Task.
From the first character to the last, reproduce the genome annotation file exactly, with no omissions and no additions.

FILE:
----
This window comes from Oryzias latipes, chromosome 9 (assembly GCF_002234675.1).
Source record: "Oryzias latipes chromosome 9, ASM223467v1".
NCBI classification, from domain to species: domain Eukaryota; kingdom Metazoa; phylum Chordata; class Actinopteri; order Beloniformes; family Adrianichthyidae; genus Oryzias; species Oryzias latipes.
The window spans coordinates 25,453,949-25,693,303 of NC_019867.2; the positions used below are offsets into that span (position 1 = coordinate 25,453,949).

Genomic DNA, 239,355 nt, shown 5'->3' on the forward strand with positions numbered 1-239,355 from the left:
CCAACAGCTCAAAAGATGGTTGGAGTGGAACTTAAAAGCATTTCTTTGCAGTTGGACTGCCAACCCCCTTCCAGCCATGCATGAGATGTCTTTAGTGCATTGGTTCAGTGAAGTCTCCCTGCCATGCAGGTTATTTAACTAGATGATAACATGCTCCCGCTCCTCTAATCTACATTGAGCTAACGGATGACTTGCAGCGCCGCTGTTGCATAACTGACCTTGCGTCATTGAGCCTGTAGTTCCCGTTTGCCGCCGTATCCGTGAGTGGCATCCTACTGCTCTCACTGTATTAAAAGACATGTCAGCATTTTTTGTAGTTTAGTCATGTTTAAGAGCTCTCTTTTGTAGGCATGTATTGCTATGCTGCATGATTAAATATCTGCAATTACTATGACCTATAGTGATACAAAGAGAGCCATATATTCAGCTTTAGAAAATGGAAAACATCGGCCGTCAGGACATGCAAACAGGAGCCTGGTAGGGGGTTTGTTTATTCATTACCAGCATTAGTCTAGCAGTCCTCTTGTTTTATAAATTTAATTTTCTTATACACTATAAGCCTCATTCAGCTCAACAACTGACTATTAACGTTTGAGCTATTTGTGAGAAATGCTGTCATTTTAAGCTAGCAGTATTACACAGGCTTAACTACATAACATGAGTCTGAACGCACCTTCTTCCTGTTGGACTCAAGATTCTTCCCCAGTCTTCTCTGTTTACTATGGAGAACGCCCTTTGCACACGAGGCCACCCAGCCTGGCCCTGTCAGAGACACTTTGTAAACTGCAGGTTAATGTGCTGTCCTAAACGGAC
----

This window comes from Oryzias latipes, chromosome 9 (assembly GCF_002234675.1).
Source record: "Oryzias latipes chromosome 9, ASM223467v1".
NCBI classification, from domain to species: domain Eukaryota; kingdom Metazoa; phylum Chordata; class Actinopteri; order Beloniformes; family Adrianichthyidae; genus Oryzias; species Oryzias latipes.
The window spans coordinates 25,453,949-25,693,303 of NC_019867.2; the positions used below are offsets into that span (position 1 = coordinate 25,453,949).

Genomic DNA, 239,355 nt, shown 5'->3' on the forward strand with positions numbered 1-239,355 from the left:
CCAACAGCTCAAAAGATGGTTGGAGTGGAACTTAAAAGCATTTCTTTGCAGTTGGACTGCCAACCCCCTTCCAGCCATGCATGAGATGTCTTTAGTGCATTGGTTCAGTGAAGTCTCCCTGCCATGCAGGTTATTTAACTAGATGATAACATGCTCCCGCTCCTCTAATCTACATTGAGCTAACGGATGACTTGCAGCGCCGCTGTTGCATAACTGACCTTGCGTCATTGAGCCTGTAGTTCCCGTTTGCCGCCGTATCCGTGAGTGGCATCCTACTGCTCTCACTGTATTAAAAGACATGTCAGCATTTTTTGTAGTTTAGTCATGTTTAAGAGCTCTCTTTTGTAGGCATGTATTGCTATGCTGCATGATTAAATATCTGCAATTACTATGACCTATAGTGATACAAAGAGAGCCATATATTCAGCTTTAGAAAATGGAAAACATCGGCCGTCAGGACATGCAAACAGGAGCCTGGTAGGGGGTTTGTTTATTCATTACCAGCATTAGTCTAGCAGTCCTCTTGTTTTATAAATTTAATTTTCTTATACACTATAAGCCTCATTCAGCTCAACAACTGACTATTAACGTTTGAGCTATTTGTGAGAAATGCTGTCATTTTAAGCTAGCAGTATTACACAGGCTTAACTACATAACATGAGTCTGAACGCACCTTCTTCCTGTTGGACTCAAGATTCTTCCCCAGTCTTCTCTGTTTACTATGGAGAACGCCCTTTGCACACGAGGCCACCCAGCCTGGCCCTGTCAGAGACACTTTGTAAACTGCAGGTTAATGTGCTGTCCTAAACGGAC